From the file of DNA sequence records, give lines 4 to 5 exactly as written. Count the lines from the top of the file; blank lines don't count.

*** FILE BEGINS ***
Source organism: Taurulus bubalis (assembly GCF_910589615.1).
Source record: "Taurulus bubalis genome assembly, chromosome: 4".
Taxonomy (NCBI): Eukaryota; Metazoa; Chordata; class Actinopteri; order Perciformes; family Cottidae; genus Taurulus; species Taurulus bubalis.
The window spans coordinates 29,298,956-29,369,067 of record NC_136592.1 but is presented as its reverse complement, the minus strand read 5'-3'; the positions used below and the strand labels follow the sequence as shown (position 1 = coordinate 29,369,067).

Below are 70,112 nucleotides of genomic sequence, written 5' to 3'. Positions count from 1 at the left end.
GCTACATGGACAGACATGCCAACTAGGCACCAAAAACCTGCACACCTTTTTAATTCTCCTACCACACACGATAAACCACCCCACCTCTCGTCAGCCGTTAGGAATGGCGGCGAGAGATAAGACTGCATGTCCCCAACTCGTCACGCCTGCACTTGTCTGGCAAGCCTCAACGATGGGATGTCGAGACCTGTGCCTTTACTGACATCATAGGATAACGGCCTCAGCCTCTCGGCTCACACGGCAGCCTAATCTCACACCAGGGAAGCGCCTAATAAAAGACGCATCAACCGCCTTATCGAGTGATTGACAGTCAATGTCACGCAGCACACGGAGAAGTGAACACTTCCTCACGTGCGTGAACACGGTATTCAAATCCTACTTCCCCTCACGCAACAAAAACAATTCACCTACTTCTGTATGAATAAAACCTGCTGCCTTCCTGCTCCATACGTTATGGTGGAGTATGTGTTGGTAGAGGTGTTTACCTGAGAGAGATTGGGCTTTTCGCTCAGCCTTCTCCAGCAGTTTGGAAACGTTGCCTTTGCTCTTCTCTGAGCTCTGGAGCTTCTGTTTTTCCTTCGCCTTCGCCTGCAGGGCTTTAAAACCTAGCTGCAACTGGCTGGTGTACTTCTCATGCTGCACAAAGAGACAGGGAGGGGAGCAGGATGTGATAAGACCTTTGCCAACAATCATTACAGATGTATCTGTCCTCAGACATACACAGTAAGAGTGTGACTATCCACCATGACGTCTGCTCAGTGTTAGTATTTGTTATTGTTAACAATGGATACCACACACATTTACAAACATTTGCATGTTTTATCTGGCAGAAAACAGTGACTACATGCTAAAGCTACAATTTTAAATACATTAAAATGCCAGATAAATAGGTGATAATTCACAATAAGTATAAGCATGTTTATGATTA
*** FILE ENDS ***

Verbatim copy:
The window spans coordinates 29,298,956-29,369,067 of record NC_136592.1 but is presented as its reverse complement, the minus strand read 5'-3'; the positions used below and the strand labels follow the sequence as shown (position 1 = coordinate 29,369,067).

Below are 70,112 nucleotides of genomic sequence, written 5' to 3'. Positions count from 1 at the left end.